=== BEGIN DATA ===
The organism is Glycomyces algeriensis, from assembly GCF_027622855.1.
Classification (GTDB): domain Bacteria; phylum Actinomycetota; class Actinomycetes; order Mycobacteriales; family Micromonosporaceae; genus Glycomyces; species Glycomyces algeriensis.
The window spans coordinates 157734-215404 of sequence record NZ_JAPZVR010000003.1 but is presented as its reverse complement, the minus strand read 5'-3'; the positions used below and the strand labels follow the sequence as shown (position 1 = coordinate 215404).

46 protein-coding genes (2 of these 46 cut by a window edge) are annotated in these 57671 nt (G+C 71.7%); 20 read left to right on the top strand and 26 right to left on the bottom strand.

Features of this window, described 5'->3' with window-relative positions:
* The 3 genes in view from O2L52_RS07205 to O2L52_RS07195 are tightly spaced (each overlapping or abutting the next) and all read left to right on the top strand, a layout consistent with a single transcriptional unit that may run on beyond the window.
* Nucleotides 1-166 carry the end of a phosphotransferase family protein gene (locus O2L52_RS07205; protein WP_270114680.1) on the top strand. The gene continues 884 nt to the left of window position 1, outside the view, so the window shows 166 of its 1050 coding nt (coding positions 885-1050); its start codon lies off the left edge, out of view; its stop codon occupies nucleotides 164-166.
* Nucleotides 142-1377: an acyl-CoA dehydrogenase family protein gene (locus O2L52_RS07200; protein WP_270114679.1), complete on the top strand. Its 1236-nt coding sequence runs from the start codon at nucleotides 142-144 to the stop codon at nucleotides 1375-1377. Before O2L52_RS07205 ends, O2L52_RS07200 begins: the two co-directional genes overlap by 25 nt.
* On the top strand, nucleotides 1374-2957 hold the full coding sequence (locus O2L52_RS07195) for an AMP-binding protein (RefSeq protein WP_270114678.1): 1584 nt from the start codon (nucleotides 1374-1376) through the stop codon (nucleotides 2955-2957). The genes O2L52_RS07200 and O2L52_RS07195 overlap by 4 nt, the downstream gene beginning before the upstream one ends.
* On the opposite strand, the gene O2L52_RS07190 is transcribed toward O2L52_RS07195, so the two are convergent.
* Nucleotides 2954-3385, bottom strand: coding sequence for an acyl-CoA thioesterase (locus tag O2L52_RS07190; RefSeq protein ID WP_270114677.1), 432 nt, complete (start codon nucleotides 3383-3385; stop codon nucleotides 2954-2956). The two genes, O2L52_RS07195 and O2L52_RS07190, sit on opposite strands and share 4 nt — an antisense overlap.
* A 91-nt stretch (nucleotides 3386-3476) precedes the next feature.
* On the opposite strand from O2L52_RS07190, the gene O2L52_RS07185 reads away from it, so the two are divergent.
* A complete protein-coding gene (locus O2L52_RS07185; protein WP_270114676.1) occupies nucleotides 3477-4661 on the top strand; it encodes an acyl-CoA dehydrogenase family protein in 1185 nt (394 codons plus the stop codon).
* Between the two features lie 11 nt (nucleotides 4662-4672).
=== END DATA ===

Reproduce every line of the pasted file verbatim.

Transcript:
The organism is Glycomyces algeriensis, from assembly GCF_027622855.1.
Classification (GTDB): domain Bacteria; phylum Actinomycetota; class Actinomycetes; order Mycobacteriales; family Micromonosporaceae; genus Glycomyces; species Glycomyces algeriensis.
The window spans coordinates 157734-215404 of sequence record NZ_JAPZVR010000003.1 but is presented as its reverse complement, the minus strand read 5'-3'; the positions used below and the strand labels follow the sequence as shown (position 1 = coordinate 215404).

46 protein-coding genes (2 of these 46 cut by a window edge) are annotated in these 57671 nt (G+C 71.7%); 20 read left to right on the top strand and 26 right to left on the bottom strand.

Features of this window, described 5'->3' with window-relative positions:
* The 3 genes in view from O2L52_RS07205 to O2L52_RS07195 are tightly spaced (each overlapping or abutting the next) and all read left to right on the top strand, a layout consistent with a single transcriptional unit that may run on beyond the window.
* Nucleotides 1-166 carry the end of a phosphotransferase family protein gene (locus O2L52_RS07205; protein WP_270114680.1) on the top strand. The gene continues 884 nt to the left of window position 1, outside the view, so the window shows 166 of its 1050 coding nt (coding positions 885-1050); its start codon lies off the left edge, out of view; its stop codon occupies nucleotides 164-166.
* Nucleotides 142-1377: an acyl-CoA dehydrogenase family protein gene (locus O2L52_RS07200; protein WP_270114679.1), complete on the top strand. Its 1236-nt coding sequence runs from the start codon at nucleotides 142-144 to the stop codon at nucleotides 1375-1377. Before O2L52_RS07205 ends, O2L52_RS07200 begins: the two co-directional genes overlap by 25 nt.
* On the top strand, nucleotides 1374-2957 hold the full coding sequence (locus O2L52_RS07195) for an AMP-binding protein (RefSeq protein WP_270114678.1): 1584 nt from the start codon (nucleotides 1374-1376) through the stop codon (nucleotides 2955-2957). The genes O2L52_RS07200 and O2L52_RS07195 overlap by 4 nt, the downstream gene beginning before the upstream one ends.
* On the opposite strand, the gene O2L52_RS07190 is transcribed toward O2L52_RS07195, so the two are convergent.
* Nucleotides 2954-3385, bottom strand: coding sequence for an acyl-CoA thioesterase (locus tag O2L52_RS07190; RefSeq protein ID WP_270114677.1), 432 nt, complete (start codon nucleotides 3383-3385; stop codon nucleotides 2954-2956). The two genes, O2L52_RS07195 and O2L52_RS07190, sit on opposite strands and share 4 nt — an antisense overlap.
* A 91-nt stretch (nucleotides 3386-3476) precedes the next feature.
* On the opposite strand from O2L52_RS07190, the gene O2L52_RS07185 reads away from it, so the two are divergent.
* A complete protein-coding gene (locus O2L52_RS07185; protein WP_270114676.1) occupies nucleotides 3477-4661 on the top strand; it encodes an acyl-CoA dehydrogenase family protein in 1185 nt (394 codons plus the stop codon).
* Between the two features lie 11 nt (nucleotides 4662-4672).